It has been obvious from the start of the AO3 thread that outsiders are very much not welcomed over there if they dare to say anything that the AO3 commenters don’t want to hear. I was shocked at the attitude, but there ya go.

    @Klio —

    Maybe he could have done a better job, but I’m still shocked about the level of toxicity that people responded with. After reading many comments from more reasonable AO3 commenters here, I understand better where these toxic comments were coming from, but I still think you have to be exceptionally self-absorbed and lacking in empathy to attack someone like that for neutral, non-hostile explanations.

    Exactly, Klio! That was precisely my reaction as well.

    Now — can we all step back, take a deep breath, and admit that Mistakes Were Made on all sides?

    1- OTW put out a well-meaning but inadequate announcement;
    Kevin stepped in with a well-meaning but clunky addendum;

    2- Some AO3 commenters jumped in to ridicule Kevin instead of asking for clarification or simply noting the clunkiness or trying to understand what he was saying;

    3- Feelings were hurt on all sides;

    4- Many AO3 members did just what Farasha noted is a common trait for the community: their “first response to being told “don’t do that,” especially by people outside our community, is to keep doing that but now even MORE, out of spite.”;

    5- And things spiraled from there.

    Can we stop the spiraling?

  4. Since the explanation appears necessary I am leaving that, but have deleted the original “rip you a new one” comment, which violates standards here set in the Tank Marmot days.

  5. @Rob Thornton

    I’m not trying to be mean, but let me ask you a question: So did every short story on AO3 win a Best Short Story Hugo in this year? Obviously not. AO3’s infrastructure was nominated for a Hugo under the Best Related Work category and that’s it. If you want to view AO3 holistically, that is obviously your right. But that’s not how the Hugos viewed it.

    No, because they weren’t nominated for the Hugo for Best Short Story this year. But they are a part of the win for Best Related Work, not as works of fiction, but because the fanworks (again, not just fic) are part of the infrastructure.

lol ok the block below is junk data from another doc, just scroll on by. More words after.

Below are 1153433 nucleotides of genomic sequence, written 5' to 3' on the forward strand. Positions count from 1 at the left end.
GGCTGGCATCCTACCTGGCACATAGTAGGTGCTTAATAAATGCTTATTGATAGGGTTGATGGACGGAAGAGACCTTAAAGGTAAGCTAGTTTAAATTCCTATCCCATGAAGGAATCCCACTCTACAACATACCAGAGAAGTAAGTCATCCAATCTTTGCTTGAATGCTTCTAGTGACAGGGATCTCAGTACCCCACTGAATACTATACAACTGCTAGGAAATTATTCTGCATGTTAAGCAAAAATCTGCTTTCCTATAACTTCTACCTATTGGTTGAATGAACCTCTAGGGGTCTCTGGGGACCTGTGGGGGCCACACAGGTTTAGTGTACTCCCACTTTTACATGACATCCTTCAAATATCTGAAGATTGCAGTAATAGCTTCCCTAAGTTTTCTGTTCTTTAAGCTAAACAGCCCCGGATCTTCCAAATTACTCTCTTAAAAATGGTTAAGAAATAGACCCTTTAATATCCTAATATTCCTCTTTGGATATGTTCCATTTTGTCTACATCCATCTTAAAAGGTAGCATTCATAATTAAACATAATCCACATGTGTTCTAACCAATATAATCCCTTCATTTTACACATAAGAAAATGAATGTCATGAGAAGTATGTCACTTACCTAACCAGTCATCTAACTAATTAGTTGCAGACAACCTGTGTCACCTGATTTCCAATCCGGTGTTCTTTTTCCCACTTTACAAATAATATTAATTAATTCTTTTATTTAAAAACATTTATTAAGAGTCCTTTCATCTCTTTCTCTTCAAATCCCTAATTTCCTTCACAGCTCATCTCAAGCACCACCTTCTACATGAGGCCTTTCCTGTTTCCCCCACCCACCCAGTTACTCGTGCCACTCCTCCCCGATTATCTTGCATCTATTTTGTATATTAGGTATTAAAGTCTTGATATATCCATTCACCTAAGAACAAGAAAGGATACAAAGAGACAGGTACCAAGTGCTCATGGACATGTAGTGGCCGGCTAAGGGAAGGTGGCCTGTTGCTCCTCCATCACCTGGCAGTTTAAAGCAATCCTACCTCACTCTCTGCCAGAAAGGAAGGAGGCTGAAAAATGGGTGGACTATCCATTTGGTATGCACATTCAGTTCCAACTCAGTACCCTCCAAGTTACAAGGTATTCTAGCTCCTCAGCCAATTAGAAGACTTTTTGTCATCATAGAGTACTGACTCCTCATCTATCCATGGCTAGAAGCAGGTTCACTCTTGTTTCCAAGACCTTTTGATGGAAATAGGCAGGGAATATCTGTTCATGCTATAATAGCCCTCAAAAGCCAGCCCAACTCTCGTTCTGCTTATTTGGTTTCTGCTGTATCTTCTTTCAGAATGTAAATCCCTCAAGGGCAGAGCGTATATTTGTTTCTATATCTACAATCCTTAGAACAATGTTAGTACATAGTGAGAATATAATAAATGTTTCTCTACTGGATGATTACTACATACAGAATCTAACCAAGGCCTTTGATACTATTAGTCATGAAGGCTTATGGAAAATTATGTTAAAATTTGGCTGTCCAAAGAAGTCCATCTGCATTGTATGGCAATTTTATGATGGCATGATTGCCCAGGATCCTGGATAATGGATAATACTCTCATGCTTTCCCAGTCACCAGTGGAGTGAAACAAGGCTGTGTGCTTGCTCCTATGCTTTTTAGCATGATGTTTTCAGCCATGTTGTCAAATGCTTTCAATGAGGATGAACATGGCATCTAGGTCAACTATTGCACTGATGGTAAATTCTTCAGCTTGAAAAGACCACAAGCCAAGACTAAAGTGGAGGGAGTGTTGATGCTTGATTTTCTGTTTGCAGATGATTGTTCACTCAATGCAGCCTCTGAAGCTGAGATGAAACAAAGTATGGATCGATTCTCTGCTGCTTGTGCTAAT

The thing I hear repeated over and over by AO3 users that doesn’t seem to be getting through is that we can’t conceptualize the archive as anything other than a holistic whole – trying to split it into “the infrastructure” and “the contents” genuinely breaks my brain.

    The infrastructure shapes the stories, and the stories shape the infrastructure. Our individual fanworks didn’t win Hugos, but our fanworks were absolutely part of that Hugo win, because the Archive infrastructure would not exist without them.

    See also: there is no “AO3 organization,” there’s just the AO3.

    @JJ Thank you. I thought that was probably where the language was coming from, it’s an entirely understandable error.

  6. @Cat Meier —

    The thing I hear repeated over and over by AO3 users that doesn’t seem to be getting through is that we can’t conceptualize the archive as anything other than a holistic whole – trying to split it into “the infrastructure” and “the contents” genuinely breaks my brain.

    Is a movie a holistic whole? I’d say yes. But does that mean that everyone who works on the movie gets to call themselves an Oscar winner?

  7. @longleaf:

    Hi. Um, the norms here. Hmm.

    Posts are posted in the order the poster hits “Post.” Some are delayed either because the poster is new and Mike Glyer has to approve them, or because they have lots of links. Once hand-approved they are inserted into the thread based on when they were originally posted. This does mean things can get missed in fast-moving threads.

    Occasionally posts are not approved, mostly due to abuse.

    If responding to someone the custom is to type @ and their username. I don’t know if this actually notifies them, though. Sometimes people quote the posts they’re responding to.

    Anybody can generally respond to anybody.

    Blockquotes are marked by the word “blockquote” in pointy brackets and closed by the same with a / in front of it between the brackets. You can also make italics and boldface doing the same with “i” and “b.” If there are more sophisticated ways of formatting posts I haven’t tried them.

    Posts will show up differently on mobile devices and desktop computers. On a mobile device my numbered list was stripped of numbers and spaces between items. I’ve seen another person’s list treated the same, but it showed up as normal on a desktop device.